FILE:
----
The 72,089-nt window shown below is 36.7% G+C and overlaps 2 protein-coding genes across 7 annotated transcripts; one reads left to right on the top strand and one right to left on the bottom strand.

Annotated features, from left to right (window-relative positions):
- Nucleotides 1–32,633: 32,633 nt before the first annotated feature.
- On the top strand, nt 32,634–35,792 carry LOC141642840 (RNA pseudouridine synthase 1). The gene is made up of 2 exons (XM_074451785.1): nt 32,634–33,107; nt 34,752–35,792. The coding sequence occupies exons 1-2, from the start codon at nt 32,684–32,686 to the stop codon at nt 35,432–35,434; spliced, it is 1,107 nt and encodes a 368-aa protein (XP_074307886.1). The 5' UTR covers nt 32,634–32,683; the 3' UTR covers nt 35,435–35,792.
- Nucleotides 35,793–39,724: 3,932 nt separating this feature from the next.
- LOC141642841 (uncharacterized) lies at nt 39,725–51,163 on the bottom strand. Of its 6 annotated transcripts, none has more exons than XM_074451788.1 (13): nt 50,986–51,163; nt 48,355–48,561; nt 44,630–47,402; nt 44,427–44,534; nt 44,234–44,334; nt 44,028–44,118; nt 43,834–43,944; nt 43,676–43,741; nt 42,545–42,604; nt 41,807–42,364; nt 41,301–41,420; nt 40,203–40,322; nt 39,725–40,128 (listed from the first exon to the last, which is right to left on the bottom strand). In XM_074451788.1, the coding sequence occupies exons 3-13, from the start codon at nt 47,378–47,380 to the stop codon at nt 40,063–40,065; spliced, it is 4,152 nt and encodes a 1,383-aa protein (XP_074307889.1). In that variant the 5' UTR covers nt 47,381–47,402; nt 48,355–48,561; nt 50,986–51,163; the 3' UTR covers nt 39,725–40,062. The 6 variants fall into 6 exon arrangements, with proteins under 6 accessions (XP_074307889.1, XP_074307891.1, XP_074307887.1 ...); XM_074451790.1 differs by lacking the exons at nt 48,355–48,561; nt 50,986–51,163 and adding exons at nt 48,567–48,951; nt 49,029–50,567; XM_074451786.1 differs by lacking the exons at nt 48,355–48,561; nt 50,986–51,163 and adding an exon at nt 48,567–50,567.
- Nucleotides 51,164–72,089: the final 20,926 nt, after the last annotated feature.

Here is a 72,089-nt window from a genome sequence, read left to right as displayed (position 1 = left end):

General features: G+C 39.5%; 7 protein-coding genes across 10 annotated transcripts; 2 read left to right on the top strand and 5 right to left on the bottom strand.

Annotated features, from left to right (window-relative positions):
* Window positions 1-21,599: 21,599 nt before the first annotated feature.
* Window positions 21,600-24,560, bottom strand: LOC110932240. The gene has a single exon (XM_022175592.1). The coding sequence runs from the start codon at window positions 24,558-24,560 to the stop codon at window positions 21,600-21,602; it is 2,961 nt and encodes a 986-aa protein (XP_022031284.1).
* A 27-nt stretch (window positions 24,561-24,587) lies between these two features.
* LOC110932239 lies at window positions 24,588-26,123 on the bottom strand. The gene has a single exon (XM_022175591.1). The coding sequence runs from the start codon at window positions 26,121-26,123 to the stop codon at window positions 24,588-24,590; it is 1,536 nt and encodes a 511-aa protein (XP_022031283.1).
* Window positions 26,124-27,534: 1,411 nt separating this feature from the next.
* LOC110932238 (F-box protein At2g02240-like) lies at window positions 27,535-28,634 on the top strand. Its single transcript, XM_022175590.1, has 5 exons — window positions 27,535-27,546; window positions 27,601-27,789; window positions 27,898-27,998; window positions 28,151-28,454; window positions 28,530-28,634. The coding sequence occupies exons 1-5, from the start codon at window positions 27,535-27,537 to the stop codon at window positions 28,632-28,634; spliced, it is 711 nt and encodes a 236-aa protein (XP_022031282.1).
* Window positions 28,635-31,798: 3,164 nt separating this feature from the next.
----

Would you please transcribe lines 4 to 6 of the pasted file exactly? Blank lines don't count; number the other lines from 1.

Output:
- On the top strand, nt 32,634–35,792 carry LOC141642840 (RNA pseudouridine synthase 1). The gene is made up of 2 exons (XM_074451785.1): nt 32,634–33,107; nt 34,752–35,792. The coding sequence occupies exons 1-2, from the start codon at nt 32,684–32,686 to the stop codon at nt 35,432–35,434; spliced, it is 1,107 nt and encodes a 368-aa protein (XP_074307886.1). The 5' UTR covers nt 32,634–32,683; the 3' UTR covers nt 35,435–35,792.
- Nucleotides 35,793–39,724: 3,932 nt separating this feature from the next.
- LOC141642841 (uncharacterized) lies at nt 39,725–51,163 on the bottom strand. Of its 6 annotated transcripts, none has more exons than XM_074451788.1 (13): nt 50,986–51,163; nt 48,355–48,561; nt 44,630–47,402; nt 44,427–44,534; nt 44,234–44,334; nt 44,028–44,118; nt 43,834–43,944; nt 43,676–43,741; nt 42,545–42,604; nt 41,807–42,364; nt 41,301–41,420; nt 40,203–40,322; nt 39,725–40,128 (listed from the first exon to the last, which is right to left on the bottom strand). In XM_074451788.1, the coding sequence occupies exons 3-13, from the start codon at nt 47,378–47,380 to the stop codon at nt 40,063–40,065; spliced, it is 4,152 nt and encodes a 1,383-aa protein (XP_074307889.1). In that variant the 5' UTR covers nt 47,381–47,402; nt 48,355–48,561; nt 50,986–51,163; the 3' UTR covers nt 39,725–40,062. The 6 variants fall into 6 exon arrangements, with proteins under 6 accessions (XP_074307889.1, XP_074307891.1, XP_074307887.1 ...); XM_074451790.1 differs by lacking the exons at nt 48,355–48,561; nt 50,986–51,163 and adding exons at nt 48,567–48,951; nt 49,029–50,567; XM_074451786.1 differs by lacking the exons at nt 48,355–48,561; nt 50,986–51,163 and adding an exon at nt 48,567–50,567.